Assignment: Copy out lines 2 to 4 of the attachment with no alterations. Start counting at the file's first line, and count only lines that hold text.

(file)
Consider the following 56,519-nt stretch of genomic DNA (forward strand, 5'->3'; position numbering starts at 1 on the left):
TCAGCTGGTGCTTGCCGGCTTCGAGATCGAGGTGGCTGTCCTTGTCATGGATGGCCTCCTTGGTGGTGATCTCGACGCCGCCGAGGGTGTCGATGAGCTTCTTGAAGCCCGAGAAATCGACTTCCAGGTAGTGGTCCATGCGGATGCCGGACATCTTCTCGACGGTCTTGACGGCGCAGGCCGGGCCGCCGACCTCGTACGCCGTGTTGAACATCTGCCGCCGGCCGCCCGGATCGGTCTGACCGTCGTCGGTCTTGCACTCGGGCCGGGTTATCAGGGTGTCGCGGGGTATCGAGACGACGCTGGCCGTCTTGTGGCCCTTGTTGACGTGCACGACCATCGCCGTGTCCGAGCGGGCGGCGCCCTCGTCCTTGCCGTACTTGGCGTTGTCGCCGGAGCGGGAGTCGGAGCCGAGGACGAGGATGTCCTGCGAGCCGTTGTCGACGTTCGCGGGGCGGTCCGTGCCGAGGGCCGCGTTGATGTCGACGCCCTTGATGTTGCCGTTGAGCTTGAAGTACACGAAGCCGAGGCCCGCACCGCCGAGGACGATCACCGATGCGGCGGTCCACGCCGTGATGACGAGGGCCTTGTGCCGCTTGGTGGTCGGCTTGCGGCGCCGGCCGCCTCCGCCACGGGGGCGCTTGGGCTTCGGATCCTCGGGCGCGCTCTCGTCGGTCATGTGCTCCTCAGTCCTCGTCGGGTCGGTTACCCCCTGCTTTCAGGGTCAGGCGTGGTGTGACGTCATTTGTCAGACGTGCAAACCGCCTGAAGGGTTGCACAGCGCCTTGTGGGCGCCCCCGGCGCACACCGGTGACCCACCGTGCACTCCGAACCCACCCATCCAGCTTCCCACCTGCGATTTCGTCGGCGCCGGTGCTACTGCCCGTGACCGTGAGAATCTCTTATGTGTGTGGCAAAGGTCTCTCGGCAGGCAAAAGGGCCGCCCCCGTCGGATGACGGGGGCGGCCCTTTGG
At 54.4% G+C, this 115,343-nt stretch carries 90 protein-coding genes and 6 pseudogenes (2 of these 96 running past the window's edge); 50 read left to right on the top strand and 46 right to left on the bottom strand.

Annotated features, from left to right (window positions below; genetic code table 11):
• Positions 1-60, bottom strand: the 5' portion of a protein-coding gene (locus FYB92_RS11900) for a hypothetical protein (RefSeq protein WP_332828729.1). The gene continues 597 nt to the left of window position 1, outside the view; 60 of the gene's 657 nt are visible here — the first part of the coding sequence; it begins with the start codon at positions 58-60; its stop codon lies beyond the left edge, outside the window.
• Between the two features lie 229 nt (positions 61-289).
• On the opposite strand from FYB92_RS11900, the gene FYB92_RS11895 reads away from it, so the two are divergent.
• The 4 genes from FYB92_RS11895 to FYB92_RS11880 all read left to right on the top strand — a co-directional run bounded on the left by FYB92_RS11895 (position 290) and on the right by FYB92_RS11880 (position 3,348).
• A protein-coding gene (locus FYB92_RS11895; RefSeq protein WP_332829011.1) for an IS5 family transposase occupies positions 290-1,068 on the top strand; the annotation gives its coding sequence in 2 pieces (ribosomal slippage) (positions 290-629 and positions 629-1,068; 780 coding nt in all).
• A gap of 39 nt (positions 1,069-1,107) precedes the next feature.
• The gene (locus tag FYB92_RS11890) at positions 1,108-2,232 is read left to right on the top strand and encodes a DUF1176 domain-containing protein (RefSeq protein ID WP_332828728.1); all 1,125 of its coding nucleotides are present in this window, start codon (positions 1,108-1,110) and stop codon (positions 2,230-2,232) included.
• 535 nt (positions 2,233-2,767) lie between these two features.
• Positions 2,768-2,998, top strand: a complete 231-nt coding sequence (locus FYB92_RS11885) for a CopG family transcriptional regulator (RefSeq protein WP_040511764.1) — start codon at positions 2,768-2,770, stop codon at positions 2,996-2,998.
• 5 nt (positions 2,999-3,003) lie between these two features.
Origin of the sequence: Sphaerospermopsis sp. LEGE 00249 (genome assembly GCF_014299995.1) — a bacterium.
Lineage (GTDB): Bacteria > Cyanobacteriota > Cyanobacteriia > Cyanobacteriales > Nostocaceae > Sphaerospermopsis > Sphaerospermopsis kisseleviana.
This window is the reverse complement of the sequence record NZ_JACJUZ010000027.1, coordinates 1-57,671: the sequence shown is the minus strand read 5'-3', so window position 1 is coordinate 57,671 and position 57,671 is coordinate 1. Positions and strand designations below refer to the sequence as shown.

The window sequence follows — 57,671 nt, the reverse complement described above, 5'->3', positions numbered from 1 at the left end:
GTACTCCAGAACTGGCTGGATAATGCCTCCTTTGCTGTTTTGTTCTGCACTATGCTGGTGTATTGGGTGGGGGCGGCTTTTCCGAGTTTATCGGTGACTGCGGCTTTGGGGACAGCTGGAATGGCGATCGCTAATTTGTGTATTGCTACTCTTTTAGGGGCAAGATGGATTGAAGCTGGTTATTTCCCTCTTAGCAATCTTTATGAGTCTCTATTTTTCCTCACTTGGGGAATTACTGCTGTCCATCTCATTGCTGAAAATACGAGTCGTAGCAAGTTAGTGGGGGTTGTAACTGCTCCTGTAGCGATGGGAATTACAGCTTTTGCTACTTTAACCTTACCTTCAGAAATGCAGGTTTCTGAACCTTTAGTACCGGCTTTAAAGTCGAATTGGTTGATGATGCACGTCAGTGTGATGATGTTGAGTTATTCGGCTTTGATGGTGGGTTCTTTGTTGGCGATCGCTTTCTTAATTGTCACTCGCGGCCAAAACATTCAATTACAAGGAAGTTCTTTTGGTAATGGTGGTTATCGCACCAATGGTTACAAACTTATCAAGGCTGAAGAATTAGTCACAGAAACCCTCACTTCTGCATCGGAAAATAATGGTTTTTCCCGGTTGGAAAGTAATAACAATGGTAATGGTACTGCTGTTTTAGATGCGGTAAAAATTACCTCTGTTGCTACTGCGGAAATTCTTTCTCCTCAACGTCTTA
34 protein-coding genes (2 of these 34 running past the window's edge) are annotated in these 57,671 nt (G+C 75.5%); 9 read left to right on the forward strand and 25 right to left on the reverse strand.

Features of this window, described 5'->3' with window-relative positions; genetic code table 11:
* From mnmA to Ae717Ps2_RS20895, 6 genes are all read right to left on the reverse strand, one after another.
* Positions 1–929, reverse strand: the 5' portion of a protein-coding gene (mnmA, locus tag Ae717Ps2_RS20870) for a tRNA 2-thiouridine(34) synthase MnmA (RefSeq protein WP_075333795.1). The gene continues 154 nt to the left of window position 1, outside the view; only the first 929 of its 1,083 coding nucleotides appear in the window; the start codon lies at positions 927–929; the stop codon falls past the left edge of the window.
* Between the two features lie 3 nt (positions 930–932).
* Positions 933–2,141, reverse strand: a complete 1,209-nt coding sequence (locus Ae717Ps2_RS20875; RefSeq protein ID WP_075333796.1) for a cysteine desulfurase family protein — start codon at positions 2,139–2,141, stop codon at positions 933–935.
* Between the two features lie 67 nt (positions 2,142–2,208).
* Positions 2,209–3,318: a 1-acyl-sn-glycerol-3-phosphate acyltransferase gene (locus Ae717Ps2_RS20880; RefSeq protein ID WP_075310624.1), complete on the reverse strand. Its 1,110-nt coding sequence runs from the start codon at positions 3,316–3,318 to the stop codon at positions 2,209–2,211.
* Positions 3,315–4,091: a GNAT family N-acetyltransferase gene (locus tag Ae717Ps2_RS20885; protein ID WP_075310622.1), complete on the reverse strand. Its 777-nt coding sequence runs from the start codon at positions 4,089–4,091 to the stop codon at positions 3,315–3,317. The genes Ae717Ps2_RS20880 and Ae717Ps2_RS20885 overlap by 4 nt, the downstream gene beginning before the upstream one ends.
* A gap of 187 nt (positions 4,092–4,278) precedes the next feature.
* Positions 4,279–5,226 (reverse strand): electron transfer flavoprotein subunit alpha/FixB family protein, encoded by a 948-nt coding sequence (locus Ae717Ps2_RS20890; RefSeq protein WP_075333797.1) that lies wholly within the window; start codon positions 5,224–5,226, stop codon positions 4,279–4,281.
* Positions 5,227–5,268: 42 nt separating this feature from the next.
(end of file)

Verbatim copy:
TCAGCTGGTGCTTGCCGGCTTCGAGATCGAGGTGGCTGTCCTTGTCATGGATGGCCTCCTTGGTGGTGATCTCGACGCCGCCGAGGGTGTCGATGAGCTTCTTGAAGCCCGAGAAATCGACTTCCAGGTAGTGGTCCATGCGGATGCCGGACATCTTCTCGACGGTCTTGACGGCGCAGGCCGGGCCGCCGACCTCGTACGCCGTGTTGAACATCTGCCGCCGGCCGCCCGGATCGGTCTGACCGTCGTCGGTCTTGCACTCGGGCCGGGTTATCAGGGTGTCGCGGGGTATCGAGACGACGCTGGCCGTCTTGTGGCCCTTGTTGACGTGCACGACCATCGCCGTGTCCGAGCGGGCGGCGCCCTCGTCCTTGCCGTACTTGGCGTTGTCGCCGGAGCGGGAGTCGGAGCCGAGGACGAGGATGTCCTGCGAGCCGTTGTCGACGTTCGCGGGGCGGTCCGTGCCGAGGGCCGCGTTGATGTCGACGCCCTTGATGTTGCCGTTGAGCTTGAAGTACACGAAGCCGAGGCCCGCACCGCCGAGGACGATCACCGATGCGGCGGTCCACGCCGTGATGACGAGGGCCTTGTGCCGCTTGGTGGTCGGCTTGCGGCGCCGGCCGCCTCCGCCACGGGGGCGCTTGGGCTTCGGATCCTCGGGCGCGCTCTCGTCGGTCATGTGCTCCTCAGTCCTCGTCGGGTCGGTTACCCCCTGCTTTCAGGGTCAGGCGTGGTGTGACGTCATTTGTCAGACGTGCAAACCGCCTGAAGGGTTGCACAGCGCCTTGTGGGCGCCCCCGGCGCACACCGGTGACCCACCGTGCACTCCGAACCCACCCATCCAGCTTCCCACCTGCGATTTCGTCGGCGCCGGTGCTACTGCCCGTGACCGTGAGAATCTCTTATGTGTGTGGCAAAGGTCTCTCGGCAGGCAAAAGGGCCGCCCCCGTCGGATGACGGGGGCGGCCCTTTGG
At 54.4% G+C, this 115,343-nt stretch carries 90 protein-coding genes and 6 pseudogenes (2 of these 96 running past the window's edge); 50 read left to right on the top strand and 46 right to left on the bottom strand.

Annotated features, from left to right (window positions below; genetic code table 11):